Missing and Murdered Indigenous Women and Girls

Navajo Nation Police Department

The Navajo Nation Police Department is searching for a 30-year-old woman missing since Friday.

Zak Podmore /The Salt Lake Tribune via AP

The Utah Navajo Health System has been honored by the FBI for its victim advocacy program.

Navajo Police Department

Navajo Nation President Jonathan Nez on Wednesday joined a group that’s walking across the Reservation in support of Ella Mae Begay, a 62-year-old woman who went missing from the Sweetwater community more than a month ago.

Navajo Police Department

The Navajo Police Department is asking for the public’s help in locating a missing person. Ella Mae Begay, 62, was last seen over a month ago in the Sweetwater community.

She is described as a Native American female, 5’1” with brown eyes and brown hair. Her case was declared a homicide investigation on June 20th. Navajo police are partnering with the FBI on the case. Anyone with relevant information about Begay’s whereabouts or wellbeing is urged to contact the Shiprock District on the Navajo Nation, or call 911.

AP Photo/Mark Thiessen, File

From Washington to American Southwest Indigenous communities, top government officials, family members and advocates are gathering as part of a call to action to address the ongoing problem of violence against Indigenous women and children.


AP, file

President Joe Biden has declared today Missing and Murdered Indigenous Persons Awareness Day. KNAU’s Ryan Heinsius reports, Native Americans have long experienced disproportionately high levels of violence along with roadblocks to solving many of the crimes.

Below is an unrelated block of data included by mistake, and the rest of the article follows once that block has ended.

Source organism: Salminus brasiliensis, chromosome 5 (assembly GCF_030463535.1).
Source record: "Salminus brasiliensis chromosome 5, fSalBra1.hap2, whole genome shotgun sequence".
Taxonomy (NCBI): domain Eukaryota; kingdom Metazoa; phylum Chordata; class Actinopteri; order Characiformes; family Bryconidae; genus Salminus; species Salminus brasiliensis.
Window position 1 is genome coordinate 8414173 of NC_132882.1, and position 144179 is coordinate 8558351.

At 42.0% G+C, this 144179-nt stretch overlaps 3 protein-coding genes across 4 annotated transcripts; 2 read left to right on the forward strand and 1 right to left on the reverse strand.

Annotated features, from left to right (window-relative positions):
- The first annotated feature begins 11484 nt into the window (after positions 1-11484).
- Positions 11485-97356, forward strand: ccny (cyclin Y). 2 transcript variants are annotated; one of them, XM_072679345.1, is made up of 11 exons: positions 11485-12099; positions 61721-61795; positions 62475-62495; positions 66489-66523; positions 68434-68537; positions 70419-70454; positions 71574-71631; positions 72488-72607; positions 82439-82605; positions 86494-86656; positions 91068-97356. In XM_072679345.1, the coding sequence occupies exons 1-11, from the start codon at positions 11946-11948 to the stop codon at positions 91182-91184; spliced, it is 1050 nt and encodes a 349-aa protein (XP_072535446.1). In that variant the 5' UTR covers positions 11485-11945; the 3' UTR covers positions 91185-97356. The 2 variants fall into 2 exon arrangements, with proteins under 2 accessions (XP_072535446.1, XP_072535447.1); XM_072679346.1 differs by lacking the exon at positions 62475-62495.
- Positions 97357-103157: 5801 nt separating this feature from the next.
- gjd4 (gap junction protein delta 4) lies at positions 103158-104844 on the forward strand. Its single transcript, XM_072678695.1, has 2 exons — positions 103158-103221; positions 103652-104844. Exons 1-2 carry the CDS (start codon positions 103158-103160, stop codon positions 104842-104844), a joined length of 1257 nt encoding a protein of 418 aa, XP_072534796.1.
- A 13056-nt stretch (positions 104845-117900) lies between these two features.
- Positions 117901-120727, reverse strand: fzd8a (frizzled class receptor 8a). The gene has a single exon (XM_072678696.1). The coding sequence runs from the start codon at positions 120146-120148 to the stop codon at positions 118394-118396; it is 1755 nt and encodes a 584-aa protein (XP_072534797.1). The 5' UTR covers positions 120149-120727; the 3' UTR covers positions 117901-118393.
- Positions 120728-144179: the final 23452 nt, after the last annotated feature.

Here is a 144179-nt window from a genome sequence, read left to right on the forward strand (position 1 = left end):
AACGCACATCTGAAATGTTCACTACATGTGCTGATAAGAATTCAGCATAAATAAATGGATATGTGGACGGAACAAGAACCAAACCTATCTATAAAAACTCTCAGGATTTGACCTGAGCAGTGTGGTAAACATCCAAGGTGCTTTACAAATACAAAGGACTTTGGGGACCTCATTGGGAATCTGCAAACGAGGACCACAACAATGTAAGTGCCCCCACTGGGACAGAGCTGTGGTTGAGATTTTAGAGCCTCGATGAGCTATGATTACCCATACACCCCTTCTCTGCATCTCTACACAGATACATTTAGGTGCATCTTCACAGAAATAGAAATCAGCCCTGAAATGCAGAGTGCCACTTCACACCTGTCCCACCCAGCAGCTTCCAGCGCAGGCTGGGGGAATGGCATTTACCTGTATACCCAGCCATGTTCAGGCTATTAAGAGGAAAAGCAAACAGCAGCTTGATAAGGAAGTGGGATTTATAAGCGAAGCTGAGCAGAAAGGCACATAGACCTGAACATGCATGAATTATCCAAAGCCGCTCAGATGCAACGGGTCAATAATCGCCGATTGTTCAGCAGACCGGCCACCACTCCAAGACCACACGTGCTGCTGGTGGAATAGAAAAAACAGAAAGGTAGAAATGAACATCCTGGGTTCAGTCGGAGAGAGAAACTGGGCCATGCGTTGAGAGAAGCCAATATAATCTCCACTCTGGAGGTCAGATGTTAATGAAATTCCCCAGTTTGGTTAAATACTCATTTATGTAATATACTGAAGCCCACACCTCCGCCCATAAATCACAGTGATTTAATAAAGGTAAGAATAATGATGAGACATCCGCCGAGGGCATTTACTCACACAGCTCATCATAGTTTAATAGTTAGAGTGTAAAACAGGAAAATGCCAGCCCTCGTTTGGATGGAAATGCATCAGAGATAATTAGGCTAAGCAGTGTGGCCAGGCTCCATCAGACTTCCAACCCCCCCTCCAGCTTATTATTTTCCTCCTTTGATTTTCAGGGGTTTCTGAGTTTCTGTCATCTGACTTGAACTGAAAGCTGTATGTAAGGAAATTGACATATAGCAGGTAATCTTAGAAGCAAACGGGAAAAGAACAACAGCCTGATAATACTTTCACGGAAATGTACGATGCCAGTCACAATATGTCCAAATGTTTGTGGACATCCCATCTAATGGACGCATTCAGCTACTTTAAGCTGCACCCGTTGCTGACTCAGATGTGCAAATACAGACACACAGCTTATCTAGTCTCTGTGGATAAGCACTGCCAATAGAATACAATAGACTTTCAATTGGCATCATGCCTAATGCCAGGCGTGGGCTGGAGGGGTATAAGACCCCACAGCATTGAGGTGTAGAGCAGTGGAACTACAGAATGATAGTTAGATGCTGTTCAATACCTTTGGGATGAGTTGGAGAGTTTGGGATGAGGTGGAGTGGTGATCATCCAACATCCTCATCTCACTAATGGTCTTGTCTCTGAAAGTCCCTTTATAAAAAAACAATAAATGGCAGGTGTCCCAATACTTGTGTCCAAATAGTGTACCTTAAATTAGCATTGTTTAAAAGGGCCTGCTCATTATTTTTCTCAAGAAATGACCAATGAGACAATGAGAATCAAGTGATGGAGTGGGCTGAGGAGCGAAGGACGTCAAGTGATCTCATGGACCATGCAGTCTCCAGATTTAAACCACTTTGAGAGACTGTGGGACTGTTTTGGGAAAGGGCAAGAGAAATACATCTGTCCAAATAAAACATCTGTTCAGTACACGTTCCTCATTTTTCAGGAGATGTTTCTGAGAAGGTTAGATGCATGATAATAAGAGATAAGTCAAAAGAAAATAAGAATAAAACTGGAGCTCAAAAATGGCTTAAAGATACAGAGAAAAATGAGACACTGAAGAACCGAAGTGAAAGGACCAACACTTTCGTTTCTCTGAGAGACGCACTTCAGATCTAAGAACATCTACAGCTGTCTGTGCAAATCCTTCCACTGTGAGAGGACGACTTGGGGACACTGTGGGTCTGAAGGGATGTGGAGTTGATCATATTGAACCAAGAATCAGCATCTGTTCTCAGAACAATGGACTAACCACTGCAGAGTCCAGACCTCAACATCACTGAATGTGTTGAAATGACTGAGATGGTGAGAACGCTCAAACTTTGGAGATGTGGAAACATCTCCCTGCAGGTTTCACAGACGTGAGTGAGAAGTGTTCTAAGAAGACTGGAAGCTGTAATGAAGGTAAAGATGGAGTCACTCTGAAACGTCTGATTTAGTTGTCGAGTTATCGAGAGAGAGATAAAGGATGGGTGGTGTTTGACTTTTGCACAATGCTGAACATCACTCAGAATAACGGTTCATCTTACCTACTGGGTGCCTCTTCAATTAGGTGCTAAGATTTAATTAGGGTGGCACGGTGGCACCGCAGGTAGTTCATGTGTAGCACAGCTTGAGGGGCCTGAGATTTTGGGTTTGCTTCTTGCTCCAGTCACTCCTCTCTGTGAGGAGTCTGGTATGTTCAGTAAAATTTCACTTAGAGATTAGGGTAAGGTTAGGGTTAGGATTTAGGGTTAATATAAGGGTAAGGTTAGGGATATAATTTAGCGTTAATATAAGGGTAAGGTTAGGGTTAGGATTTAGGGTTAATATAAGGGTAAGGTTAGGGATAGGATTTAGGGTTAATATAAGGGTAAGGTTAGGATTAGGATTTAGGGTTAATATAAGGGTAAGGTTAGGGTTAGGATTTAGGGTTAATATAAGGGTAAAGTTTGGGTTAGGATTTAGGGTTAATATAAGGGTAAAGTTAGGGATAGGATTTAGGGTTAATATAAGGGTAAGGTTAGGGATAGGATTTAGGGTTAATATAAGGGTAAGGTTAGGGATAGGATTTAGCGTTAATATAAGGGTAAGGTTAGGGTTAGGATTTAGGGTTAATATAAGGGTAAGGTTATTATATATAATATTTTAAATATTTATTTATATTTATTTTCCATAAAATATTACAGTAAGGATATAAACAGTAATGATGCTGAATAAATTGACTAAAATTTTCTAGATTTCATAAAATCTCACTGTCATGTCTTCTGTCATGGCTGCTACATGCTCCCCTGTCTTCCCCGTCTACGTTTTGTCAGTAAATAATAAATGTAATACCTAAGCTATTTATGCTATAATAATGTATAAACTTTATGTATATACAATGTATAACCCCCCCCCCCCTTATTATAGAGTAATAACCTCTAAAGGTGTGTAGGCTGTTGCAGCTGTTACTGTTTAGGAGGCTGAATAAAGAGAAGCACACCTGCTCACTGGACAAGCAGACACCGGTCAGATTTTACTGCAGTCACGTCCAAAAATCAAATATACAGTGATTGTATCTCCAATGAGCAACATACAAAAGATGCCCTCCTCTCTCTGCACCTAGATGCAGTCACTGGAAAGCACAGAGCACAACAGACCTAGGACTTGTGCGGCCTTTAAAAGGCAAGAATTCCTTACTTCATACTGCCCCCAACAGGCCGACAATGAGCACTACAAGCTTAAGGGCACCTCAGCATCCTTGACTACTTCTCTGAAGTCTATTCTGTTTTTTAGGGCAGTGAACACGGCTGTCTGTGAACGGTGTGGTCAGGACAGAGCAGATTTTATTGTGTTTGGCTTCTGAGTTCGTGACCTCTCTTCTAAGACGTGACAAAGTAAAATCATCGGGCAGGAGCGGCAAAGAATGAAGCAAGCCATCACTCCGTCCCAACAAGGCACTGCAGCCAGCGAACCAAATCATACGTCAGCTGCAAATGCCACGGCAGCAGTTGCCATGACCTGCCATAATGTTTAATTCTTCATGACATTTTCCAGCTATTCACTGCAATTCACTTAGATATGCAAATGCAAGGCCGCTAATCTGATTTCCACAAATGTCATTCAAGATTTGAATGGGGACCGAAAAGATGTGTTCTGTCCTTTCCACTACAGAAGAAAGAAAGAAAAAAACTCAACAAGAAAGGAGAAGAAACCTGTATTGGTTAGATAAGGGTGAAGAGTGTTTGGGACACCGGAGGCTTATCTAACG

Jim Watson/Pool via AP, File

The U.S. Interior Department has formed a special unit to focus on missing and murdered American Indians and Alaska Natives. For decades many such cases have gone unsolved. KNAU’s Ryan Heinsius reports.

David Goldman, Associated Press


On Saturday, President Donald Trump signed two acts into law to investigate cases of missing and murdered Indigenous women and girls in the United States. One of the laws — derived from Savanna's Act — will establish new guidelines for search operations of missing people. The act was named for Savanna LaFontaine-Greywind, a 22-year-old pregnant woman from Fargo, North Dakota who was murdered in 2017.

AP Photo/Sue Ogrocki, File

The U.S. House of Representatives passed a bill Monday designed to combat high rates of missing and murdered Indigenous people. It now heads to President Trump’s desk. KNAU’s Ryan Heinsius reports.

AP/Evan Vucci

U.S. officials have opened an office in New Mexico dedicated to investigating cold cases involving missing and murdered Indigenous people.